George W Click has turned into a major block for me. He is on a tree that belongs to a friend of mine that I have been working on. What I know about George is relatively vague.
George was born in Tennessee, his exact location unknown, on May 18, 1840. He would marry Nancy Catherine Yates on October 9, 1872 in yet again another unknown location. What I know about Nancy Catherine Yates is that her family came from Tennessee and she was born there in 1848. Nancy moved from Dickson County, Tennessee after the 1850 Census and ended up in Center Township, Dade County, Missouri. In 1880 she would be found in Hutton Valley Township, Howell County, Missouri.
You would think that the 1870 Census would give me some sort of clue as to where George might be if I could find Nancy in the Census, and I can’t. There are several George Clicks living during that period. One of which I have completely ruled out because he was still living and married after the noted death date I have for George. From what I have been told by a relative with the family bible is that George died September 8, 1877, location unknown.
I sent to the National Archive for information on George’s service record. I sent them everything I knew about his marriage so that they would be sure to send me the correct George. According to the records George served in the Confederate army, in Tennessee. At one point he was wounded. I figured if he died in 1877 that there was a good chance I might find a widows pension for Nancy and her son Albert, who was born July 26, 1873 in Tennessee.
The National Archives wouldn’t take the application because Confederate pensions were handled by the southern state that the soldier was living in. My best guess for Nancy would have been either Tennessee or Missouri. On further investigation I found stated that the Confederate pensions were very few and a person had to be completely incapacitated to receive one. I haven’t found out yet if there were widow and children pensions for them to draw on.
I am not sure how Nancy and George met. She would have had to have come back to Tennessee from Missouri at some point to meet George. Her family either stayed in the Hickman county area of Tennessee or moved into Dade county Missouri. From Census records Albert, her son was born in Tennessee in 1872, placing her back in Tennessee at that point.
I am really at a loss where to go from here to find the correct George.
A friend has been researching her Medley line and I noticed that I have Smedley’s in my line. I decided to do a bit more research and see what I could find out.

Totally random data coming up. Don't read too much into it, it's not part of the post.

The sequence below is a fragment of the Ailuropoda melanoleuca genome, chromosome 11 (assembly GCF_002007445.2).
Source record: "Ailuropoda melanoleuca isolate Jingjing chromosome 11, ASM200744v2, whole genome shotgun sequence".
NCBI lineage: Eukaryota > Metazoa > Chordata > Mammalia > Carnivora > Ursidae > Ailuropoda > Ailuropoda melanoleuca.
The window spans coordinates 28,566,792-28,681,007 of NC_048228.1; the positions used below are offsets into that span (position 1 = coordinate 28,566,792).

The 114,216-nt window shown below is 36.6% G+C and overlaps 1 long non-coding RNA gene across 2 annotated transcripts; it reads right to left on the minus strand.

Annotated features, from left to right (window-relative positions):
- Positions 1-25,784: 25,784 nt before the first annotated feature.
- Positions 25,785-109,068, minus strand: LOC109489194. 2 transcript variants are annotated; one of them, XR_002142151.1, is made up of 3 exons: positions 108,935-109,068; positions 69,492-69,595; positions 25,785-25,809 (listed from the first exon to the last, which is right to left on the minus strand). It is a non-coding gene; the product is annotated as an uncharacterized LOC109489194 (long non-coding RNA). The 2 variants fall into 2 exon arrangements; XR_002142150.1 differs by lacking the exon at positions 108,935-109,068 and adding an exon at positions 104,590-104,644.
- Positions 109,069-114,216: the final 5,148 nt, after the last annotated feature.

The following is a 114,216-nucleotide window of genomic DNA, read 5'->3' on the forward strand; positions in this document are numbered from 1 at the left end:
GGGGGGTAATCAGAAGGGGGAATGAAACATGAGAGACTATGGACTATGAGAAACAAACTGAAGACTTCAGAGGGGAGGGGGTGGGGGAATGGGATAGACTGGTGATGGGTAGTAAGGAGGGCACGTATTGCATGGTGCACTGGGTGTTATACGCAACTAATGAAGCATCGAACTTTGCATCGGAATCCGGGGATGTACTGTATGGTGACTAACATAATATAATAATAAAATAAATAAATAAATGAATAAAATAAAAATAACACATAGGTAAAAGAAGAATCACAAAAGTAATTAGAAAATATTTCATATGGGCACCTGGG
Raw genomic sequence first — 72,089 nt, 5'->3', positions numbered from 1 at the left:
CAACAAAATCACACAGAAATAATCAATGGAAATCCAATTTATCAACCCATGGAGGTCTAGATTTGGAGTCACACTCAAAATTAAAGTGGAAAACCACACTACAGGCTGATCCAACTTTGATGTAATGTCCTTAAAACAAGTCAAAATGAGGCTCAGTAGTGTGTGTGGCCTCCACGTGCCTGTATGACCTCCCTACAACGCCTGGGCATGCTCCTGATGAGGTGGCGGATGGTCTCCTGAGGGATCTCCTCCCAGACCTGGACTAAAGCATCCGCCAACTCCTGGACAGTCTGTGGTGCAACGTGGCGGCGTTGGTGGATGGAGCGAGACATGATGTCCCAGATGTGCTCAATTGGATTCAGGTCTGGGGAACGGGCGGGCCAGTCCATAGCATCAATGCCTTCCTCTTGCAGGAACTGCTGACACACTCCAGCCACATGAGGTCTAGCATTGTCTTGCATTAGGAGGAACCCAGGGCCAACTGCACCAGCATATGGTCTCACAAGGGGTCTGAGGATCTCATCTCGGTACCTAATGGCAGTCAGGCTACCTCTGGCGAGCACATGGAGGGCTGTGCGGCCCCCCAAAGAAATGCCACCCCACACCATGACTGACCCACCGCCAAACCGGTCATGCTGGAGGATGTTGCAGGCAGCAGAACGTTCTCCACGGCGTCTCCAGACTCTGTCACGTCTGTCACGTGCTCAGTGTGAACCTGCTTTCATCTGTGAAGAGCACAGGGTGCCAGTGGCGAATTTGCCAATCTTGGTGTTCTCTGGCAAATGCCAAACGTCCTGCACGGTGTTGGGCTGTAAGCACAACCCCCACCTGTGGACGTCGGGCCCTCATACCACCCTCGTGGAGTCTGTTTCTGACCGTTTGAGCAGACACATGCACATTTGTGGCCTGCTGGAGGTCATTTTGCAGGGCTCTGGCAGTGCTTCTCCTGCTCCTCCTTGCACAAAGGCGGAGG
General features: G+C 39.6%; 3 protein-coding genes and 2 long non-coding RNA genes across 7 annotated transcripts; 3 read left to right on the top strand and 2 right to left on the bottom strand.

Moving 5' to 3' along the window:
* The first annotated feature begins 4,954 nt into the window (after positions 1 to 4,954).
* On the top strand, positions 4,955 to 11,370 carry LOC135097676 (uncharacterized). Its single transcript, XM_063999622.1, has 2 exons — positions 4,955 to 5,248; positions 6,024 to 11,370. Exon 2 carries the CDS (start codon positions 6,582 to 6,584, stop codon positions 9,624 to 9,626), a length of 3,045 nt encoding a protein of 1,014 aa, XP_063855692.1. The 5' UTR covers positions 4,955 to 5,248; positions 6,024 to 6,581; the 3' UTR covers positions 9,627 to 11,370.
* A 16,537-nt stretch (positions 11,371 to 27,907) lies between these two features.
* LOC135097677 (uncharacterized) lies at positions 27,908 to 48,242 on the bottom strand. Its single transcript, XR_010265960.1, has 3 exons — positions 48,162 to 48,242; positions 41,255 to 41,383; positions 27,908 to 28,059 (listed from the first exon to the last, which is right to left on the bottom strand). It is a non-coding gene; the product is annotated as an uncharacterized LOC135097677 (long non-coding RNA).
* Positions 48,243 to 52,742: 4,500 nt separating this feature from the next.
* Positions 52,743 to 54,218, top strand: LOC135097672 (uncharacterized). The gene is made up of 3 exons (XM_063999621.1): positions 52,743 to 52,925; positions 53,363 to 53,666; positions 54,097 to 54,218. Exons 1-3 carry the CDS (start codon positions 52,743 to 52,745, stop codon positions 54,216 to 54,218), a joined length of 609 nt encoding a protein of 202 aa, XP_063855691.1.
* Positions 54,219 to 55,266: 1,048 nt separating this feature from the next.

Baptiste Smedley was born in 1607 in England. He would immigrate to the new world in 1639 along with his brother John and live in the Massachusetts area. The Native Americans and the English settlers were not always on the best of terms at that point in time. By 1675 relations between the two groups would erupt into a bloody war that would leave huge losses on both sides with 600 colonists and 3,000 Native Americans dead.
King Philip was Metacom, leader of the Pokanokets. Philip was the son of Massasoit, who had helped the Plymouth Pilgrims survive their first winter in the New World. Fifty-five years following the landing of the Pilgrims tension had increased.
On August 2, 1675 Samuel Smedley, son of Baptiste Smedley would die. Samuel was in Captain Wheeler’s army and a group of militia went to meet with the Indians of King Philips tribe to discuss how to resolve issues between the Indians and the settlers. Instead of a peaceful meeting the settlers were attacked. Samuel and 7 others died in the attack. The survivors fled back to Brookfield Massachusetts.
The settlers retreated with the Indians in pursuit. As they arrived back in town they barricaded themselves in the largest, strongest house in the town and fortified themselves as best they could. The fighting continued, bullets flew and 20 of 21 houses were set on fire and burned to the ground. For two days 80 settlers huddled in one house until a large English force arrived on August 4. Baptiste Smedley would die 13 days after his son.
February 12, 1676 Abraham and Isaac Shepard, Baptiste Smedley’s son-in-law were threshing grain in their barn when killed by Indians. Their younger sister Mary was captured and carried off. In the still of the night, Mary slipped away from her captures, seized a horse, crossed the Nashua River and returned to her family.
After a year of war, Philip returned to his tribe on August 12, 1676 and was shot in the heart by one of his own men who had deserted to the English. Twelve or thirteen towns had been destroyed and about 600 houses.